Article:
A lot of times, it is math homework or online reading quizzes at the end of creep/crawl lanes. Saved a lot of precious time!


Eric Muller

For the artist in all of us, our daughter puts a large sheet of paper on the ground and starts a drawing, adding a little to it each time she turns the end. Another favorite is playing hangman with spelling words. For other card game ideas, we’ve done concentration and addition war.


Kay Nord

For the young boys (ages 3 to 5), in between creeping sessions, we sword fight using toy light sabers and keep our son’s mind awake  by having him spin both directions while “fighting.” Great fun to keep his creeping going, as well as a good proprioception/vestibular exercise :-)


Jill Showers

For young ones (ages 3 to 5), we use activity type books (like Highlights magazine) and have our son do parts of an activity after a complete creeping lap. This keeps him engaged.


Heather Olson

I hide gold treasure pieces around the house. When they find one, they put it in a little bag tied around their necks so they can keep crawling and find more. And when they venture into another room, I hide more pieces while they’re not looking (leprechauns are supposed to be tricky, right?)


Jennevieve Luther LaHaye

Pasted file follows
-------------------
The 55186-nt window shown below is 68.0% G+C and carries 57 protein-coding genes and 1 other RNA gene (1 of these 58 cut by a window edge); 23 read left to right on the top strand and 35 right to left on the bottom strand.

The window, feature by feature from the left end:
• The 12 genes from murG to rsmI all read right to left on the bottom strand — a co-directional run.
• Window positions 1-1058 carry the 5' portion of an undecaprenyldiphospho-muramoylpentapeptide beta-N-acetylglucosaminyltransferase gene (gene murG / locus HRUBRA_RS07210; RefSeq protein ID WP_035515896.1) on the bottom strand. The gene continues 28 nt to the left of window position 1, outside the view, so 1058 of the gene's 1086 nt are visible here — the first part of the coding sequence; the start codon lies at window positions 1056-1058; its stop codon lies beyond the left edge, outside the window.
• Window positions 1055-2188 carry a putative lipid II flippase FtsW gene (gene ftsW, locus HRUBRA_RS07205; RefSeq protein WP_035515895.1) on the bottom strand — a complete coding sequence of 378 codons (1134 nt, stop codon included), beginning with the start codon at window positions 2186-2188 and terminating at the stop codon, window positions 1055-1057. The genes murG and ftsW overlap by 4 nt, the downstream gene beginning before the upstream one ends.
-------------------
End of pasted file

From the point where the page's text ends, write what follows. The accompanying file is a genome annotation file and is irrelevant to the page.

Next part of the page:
While we creep we like to read stories, play games like bingo, war, Battleship, and listen to music.


Tracy Keller Bremmer

At the end of each creeping “lap,” my daughter gets a penny for payment. She has to do a minimum of 40 laps (each lap is about 50 seconds). At the end of her session, she is able to go shopping at her creeping store, where we have little prizes that range in “price” from 40 to 80 pennies. She gets to count out her money and either buy something or save up for a bigger prize. These past two weeks, we did a “100 Penny Prize” if she did 100 laps in one day, and she won her prize today!


Bernadette McKinney

The child creeps as she makes a craft of her choosing, doing one piece at a time. I call it crafty creeping!


Cindy Griswold

One of our favorite things to do is go to an athletic center, rent a racquetball court and do our creeping and crawling. Once we have done/ worked hard there, we play/honor them by a round of dodgeball or some type of game. They love it because it’s different, and they have something to look forward to.


Lisa Moerner Paul

Our newest floor time adventure is……BINGO! The boys are loving it, and the time is racing by. Earning money while wrapping myelin rocks!!!!!!